Analogue computers once existed with multiple variations and no beginnings or endings, looking like an old telephone exchanges. See for example: - But they were once great - and were granted to honour of being necessary to take land on the moon. Analogue may still have some advantages, and may actually be necessary even for such tasks as the development of Artificial Intelligence (a discussion for another time). Ultimately, we need to have a blend of the analogue and the digital in our machines, in the same way we need to learn to blend our own logical thinking with our emotions.

Perhaps the brain is indeed a special type of computer - not as a simple digital computer on steroids, but as a self programming analogue computer that sits in a chemical soup. But perhaps it is the chemical soup itself is that the real computer!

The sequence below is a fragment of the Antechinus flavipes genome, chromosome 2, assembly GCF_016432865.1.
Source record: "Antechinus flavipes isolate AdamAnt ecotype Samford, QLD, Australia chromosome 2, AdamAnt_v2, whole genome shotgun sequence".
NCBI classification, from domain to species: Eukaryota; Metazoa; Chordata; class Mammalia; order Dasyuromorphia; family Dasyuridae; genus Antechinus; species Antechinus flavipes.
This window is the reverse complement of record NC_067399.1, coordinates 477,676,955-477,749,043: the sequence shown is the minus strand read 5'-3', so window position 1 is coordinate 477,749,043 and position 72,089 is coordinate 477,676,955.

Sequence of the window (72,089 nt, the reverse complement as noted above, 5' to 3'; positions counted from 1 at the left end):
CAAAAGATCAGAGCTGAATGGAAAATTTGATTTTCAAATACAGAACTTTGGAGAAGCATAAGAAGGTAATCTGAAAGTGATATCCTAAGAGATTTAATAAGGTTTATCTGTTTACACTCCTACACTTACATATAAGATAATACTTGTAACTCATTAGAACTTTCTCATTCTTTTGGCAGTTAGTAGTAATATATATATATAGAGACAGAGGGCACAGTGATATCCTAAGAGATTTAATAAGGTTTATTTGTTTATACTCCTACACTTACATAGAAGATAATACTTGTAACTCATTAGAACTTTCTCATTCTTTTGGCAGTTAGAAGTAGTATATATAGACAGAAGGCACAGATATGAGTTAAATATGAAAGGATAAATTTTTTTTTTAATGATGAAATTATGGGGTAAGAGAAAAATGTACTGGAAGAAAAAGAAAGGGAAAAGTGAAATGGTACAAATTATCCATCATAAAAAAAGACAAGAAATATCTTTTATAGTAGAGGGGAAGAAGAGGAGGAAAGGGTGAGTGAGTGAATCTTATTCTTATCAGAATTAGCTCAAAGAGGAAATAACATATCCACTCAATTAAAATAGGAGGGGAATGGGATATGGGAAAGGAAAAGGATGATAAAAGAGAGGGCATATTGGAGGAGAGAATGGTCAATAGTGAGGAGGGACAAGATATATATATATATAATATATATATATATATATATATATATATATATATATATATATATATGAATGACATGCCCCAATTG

9. As Irrational

Our brain seems to be dependent on both well developed logical thinking as it does with emotional intelligence. But we spend so much time learning about the laws of logic and trying to be "rational" that we forget how to learn how to also be emotional and to learn how to successfully combine the them. 

But there are big differences between using Logic and understanding our Emotions, as can be seen as follows:

In Logic and Rationality:

1. There is no sense of ownership in logic (it can be shared by all),

2. There is no choice or flexibility and it remains constant over time

3. Logic has to be tested to see if it is valid

4. It is either True or False

5. It is predictable and always accurate / the same